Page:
Afghan president looks to tradition |

Afghan president looks to tradition

L.A. Times-Washington Post News Service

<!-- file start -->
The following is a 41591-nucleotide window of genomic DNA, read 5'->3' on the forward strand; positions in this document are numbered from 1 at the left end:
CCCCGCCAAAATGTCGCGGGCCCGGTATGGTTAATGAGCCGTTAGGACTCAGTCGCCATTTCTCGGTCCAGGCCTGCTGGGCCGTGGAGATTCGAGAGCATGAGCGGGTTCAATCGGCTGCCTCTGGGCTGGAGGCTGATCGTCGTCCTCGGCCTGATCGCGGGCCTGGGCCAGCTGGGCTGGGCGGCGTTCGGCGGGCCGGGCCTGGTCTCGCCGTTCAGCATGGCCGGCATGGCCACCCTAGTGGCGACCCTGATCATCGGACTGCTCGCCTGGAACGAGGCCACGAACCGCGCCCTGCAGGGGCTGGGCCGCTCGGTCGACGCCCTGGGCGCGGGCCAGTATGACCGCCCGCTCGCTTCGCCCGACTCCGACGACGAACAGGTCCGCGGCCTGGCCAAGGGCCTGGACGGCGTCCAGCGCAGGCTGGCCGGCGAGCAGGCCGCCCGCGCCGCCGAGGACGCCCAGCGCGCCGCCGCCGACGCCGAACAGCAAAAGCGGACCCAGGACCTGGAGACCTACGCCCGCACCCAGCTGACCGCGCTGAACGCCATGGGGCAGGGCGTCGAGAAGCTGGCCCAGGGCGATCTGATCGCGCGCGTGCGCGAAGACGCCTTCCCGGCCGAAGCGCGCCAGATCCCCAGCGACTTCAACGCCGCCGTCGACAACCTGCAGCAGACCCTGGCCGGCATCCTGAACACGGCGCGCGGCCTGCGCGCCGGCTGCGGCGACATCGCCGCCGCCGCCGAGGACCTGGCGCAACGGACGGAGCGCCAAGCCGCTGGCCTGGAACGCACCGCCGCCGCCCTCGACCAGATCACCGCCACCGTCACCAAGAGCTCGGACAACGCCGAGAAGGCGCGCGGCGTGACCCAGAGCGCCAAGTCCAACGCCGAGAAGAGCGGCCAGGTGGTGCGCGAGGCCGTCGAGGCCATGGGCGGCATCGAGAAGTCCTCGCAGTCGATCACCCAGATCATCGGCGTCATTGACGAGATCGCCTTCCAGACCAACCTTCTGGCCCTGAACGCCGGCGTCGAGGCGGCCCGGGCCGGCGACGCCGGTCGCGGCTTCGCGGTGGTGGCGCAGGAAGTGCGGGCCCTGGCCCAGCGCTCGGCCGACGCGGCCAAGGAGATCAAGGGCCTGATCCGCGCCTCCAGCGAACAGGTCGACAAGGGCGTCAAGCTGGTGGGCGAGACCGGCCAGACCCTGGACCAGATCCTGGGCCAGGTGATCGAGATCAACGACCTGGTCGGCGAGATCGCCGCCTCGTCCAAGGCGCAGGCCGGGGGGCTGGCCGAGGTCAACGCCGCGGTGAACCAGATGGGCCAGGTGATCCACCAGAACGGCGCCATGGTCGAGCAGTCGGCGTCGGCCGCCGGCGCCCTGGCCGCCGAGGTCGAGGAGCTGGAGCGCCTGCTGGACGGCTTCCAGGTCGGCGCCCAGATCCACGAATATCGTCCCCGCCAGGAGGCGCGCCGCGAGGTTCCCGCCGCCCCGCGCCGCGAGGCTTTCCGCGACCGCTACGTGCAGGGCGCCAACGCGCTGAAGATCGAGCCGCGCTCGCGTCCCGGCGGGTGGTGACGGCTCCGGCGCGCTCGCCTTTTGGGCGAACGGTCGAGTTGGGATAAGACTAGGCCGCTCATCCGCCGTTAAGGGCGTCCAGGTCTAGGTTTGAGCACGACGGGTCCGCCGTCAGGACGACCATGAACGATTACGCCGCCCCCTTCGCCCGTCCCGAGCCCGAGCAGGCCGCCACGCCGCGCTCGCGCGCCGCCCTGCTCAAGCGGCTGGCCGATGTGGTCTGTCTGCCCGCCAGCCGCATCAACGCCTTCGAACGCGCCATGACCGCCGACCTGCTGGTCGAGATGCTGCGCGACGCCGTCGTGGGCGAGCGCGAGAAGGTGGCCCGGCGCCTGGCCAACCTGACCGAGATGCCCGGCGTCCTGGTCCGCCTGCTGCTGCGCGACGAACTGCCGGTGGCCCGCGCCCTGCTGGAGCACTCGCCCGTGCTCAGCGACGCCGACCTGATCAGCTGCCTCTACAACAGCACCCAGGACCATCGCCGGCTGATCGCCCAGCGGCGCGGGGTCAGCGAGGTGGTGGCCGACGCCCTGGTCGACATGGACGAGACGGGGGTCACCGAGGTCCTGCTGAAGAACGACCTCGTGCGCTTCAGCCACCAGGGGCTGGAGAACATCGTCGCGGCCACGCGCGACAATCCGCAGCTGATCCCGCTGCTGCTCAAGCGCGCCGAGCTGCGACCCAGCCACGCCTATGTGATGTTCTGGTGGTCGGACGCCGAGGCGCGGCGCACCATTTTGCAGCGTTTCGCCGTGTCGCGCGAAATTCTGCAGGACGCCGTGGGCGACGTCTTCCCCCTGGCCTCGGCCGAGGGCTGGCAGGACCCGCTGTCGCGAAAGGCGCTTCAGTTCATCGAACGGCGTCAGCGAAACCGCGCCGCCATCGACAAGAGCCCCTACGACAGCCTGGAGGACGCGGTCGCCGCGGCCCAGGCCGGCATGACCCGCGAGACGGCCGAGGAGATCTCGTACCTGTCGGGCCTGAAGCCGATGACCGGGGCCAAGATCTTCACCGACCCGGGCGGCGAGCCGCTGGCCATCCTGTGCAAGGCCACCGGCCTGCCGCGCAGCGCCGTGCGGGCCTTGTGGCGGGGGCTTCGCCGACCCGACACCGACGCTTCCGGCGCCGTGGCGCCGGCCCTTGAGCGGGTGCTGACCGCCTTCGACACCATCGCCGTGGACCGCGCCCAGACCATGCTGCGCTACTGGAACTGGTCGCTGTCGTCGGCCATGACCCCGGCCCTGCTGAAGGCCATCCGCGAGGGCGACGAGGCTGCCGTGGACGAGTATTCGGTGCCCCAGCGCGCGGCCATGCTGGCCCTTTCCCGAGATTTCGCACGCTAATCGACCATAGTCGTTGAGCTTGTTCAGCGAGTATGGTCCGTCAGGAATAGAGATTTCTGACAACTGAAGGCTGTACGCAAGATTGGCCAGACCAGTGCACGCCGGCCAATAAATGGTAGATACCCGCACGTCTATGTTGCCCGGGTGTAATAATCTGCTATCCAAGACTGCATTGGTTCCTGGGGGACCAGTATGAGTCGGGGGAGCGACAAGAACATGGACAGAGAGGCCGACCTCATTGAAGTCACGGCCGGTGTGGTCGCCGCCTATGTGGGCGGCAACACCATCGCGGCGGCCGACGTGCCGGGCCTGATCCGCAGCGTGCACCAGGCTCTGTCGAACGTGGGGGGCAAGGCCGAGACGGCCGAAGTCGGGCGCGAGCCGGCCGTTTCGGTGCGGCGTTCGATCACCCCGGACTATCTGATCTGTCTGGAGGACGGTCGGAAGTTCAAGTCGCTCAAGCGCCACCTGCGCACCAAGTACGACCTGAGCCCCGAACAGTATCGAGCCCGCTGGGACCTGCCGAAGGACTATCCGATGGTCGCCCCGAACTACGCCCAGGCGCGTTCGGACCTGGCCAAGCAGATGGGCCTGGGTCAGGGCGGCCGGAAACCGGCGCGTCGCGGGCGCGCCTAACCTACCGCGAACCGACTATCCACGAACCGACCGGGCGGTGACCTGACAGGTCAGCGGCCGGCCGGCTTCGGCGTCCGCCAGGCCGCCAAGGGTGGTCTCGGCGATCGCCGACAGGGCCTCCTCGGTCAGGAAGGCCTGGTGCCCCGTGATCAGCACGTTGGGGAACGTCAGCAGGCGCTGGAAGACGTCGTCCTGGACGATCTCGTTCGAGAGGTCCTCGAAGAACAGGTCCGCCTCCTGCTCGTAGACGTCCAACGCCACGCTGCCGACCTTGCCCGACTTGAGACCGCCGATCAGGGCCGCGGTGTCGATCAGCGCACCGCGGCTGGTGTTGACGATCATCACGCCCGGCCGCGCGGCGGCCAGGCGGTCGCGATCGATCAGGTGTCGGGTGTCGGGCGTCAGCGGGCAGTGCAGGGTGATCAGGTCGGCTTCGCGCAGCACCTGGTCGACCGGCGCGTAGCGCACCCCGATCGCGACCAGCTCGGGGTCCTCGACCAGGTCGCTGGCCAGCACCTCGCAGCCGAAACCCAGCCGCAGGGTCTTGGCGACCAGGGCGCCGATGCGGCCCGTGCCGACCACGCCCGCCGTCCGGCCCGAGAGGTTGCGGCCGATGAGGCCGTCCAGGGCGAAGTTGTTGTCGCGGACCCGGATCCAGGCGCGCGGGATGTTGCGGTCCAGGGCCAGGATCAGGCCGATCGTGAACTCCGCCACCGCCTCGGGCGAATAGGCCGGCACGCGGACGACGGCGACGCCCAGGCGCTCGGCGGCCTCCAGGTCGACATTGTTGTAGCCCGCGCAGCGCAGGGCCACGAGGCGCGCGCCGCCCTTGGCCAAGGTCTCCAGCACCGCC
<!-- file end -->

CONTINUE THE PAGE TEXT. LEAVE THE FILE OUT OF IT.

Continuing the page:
KABUL, Afghanistan – Tribal elders pleaded with Hamid Karzai to intervene in a land feud with their neighbors. But it was too dangerous for the president of Afghanistan to travel south to the heart of the Taliban insurgency, so Karzai invited them up to Kabul for lunch.At least 120 ethnic Pashtuns from Zabul province arrived, making their way past razor wire strung out a mile from the palace doors. The desert dust still clung to their plastic sandals and tattered clothes as they sat down under vaulted ceilings and crystal chandeliers.Karzai, himself the son of a Pashtun chief, assured these elders of the Tokhi and Hotak tribes that he would try to find a solution to their 40-year-old argument with the Nasir tribe.”My father spent all of his life solving tribal problems, and I was with him the whole time,” he said. The elders muttered skeptically.Most presidents don’t concern themselves with tribal disputes, but Karzai, like Afghan kings of old, makes local quarrels part of his daily routine.Aides say he is turning to tradition as he struggles to build a stable democracy on a foundation of war, corruption, foreign interference and religious extremism. Critics counter that he is retreating behind the marble and stone walls of his 19th century palace and losing touch with a country sinking deeper into trouble.But Karzai’s foreign backers have left him with little real power, and his weak, corruption-riddled government lacks direct control over billions of dollars in development aid, money that is supposed to help Karzai win Afghan support for his administration.After the United States joined forces with Afghanistan’s Northern Alliance militia to oust the Taliban regime five years ago, it pledged to help rebuild the country and chose Karzai to lead the effort. Since then, foreign donors have spent at least $16 billion in Afghanistan; more than $10.3 billion of that has come from the United States.Afghanistan has made enormous progress in some areas. With hopes for a better future soaring, its citizens defied insurgent threats to elect Karzai to a full term two years ago and to choose a parliament last year. The elections were the freest and fairest in the country’s history.Under Karzai, more than 90 percent of Afghan children are in school, compared with fewer than 20 percent during Taliban rule. A multinational effort is training an army that is halfway to its goal of 70,000 soldiers in uniform, as it strives to overcome ethnic divisions, equipment problems and low morale. Parliament is gradually asserting its authority. A full quarter of the members are women.But the progress has not met the rising expectations of Karzai’s countrymen. Many see the nation slipping back into the grip of violence, corruption and extremism from which the West promised to liberate them.On paper, the post-Taliban constitution gives Afghanistan’s president ample power. But central government influence remains weak in large parts of the country.Perhaps Karzai’s greatest strength is giving pep talks to Afghans at news conferences and in speeches, urging them to unite and solve their problems. Still, many say they would prefer honest justice, jobs and peace to fine words.From ethnic minorities in the north to the president’s fellow Pashtuns in the south, Karzai faces the same growing disaffection.Sitting on a curb in the northern city of Mazar-e-Sharif, Sanam Shah spoke of the Karzai era’s mixed blessings. A mother of eight and an ethnic Uzbek, she suffers kidney and digestive problems and traveled from her desert village of Andkhoi in search of a good doctor.Foreign aid has delivered new equipment to her local clinic, but none of the employees are properly trained to use it, she said, speaking through the mesh of her white burqa veil. “I think Karzai is doing a fine job, but nothing has changed in my life,” she said.Hundreds of miles to the south in Logar, the owner of a two-pump gas station, a Pashtun, said he was unemployed under the Taliban but was able start his own business when U.S. aid rebuilt the highway.But the Taliban are back, scaring off customers by ambushing cars at night, said Hekmatullah, who, like many Afghans, uses one name.”Power is back in the hands of those who had it before, like warlords, the Taliban and thieves,” he said. “Nobody pays attention to poor people like us.”In the eyes of Afghans, the restrictions on Karzai’s authority imposed by foreign governments make him a shadow of a president with only the trappings of power: photo opportunities, ribbon cuttings and bodyguards with wraparound sunglasses who carry M-4 assault rifles and whisper into microphones in the sleeves of their dark suits.Although Karzai is officially Afghanistan’s commander in chief, he has no control over the foreign troops fighting the Taliban insurgency and little over his own army, which answers to the United States and the North Atlantic Treaty Organization. His defense minister’s main job is cajoling donors into providing the army with better equipment.The country’s gross domestic product has doubled since Karzai came to office, but the drug trade is the largest employer and source of income. Drugs account for half of Afghanistan’s economy and create what the United Nations calls a “narco society.”Despite hundreds of millions of dollars in foreign aid aimed at persuading farmers to grow legal crops, this year’s opium harvest is expected to set a record. It’s up 50 percent from last year, to an estimated 6,700 tons, the U.N. said in early September.Though reconstruction spending could help the government draw support away from drug lords, the Taliban and other foes, only a quarter of public spending actually goes through the Afghan government, World Bank figures show.U.S. money supports a wide variety of projects to improve agriculture and government institutions, support schools and clinics, and rebuild roads, bridges, canals and other infrastructure destroyed by war. But unlike Britain and a few other countries, the United States has not demonstrated confidence in Karzai’s government by giving it direct control of the funds.In the meantime, the insurgency has spread across more than half the country, with fighters advancing northward from strongholds in the east and pushing all the way to the Iranian border in the west. Government officials say the militants in villages and districts near Kabul, the capital, are laying the groundwork for future offensives.Ludin blames Pakistan for reviving the insurgency, which once looked to be on its last legs.After they were ousted from power in 2001, the Taliban retreated to bases in Pakistan, where the military’s powerful Inter-Services Intelligence agency had once nurtured them. From there, the Taliban and its allies regrouped in eastern and southern Afghanistan, U.S. military intelligence documents say.Washington today regards Pakistan as a key ally in fighting terrorism, but many Afghans suspect the country of playing a double game, cooperating with the United States while fostering the Taliban insurgency.Karzai’s frustration over tactics used by the U.S. and allied military forces, including the continued bombing of civilian areas, is raw. Senior Afghan officials are surprisingly frank about the dangers of foreign military dominance.Despite the success in uniting Afghanistan’s fractured ethnic groups into a national army, a senior aide to Karzai, speaking on condition of anonymity because of the sensitivity of the issue, called the army a “sort of lame-duck institution” without the capacity to make decisions.”It will fall the instant that the U.S. military is not behind it,” the official said.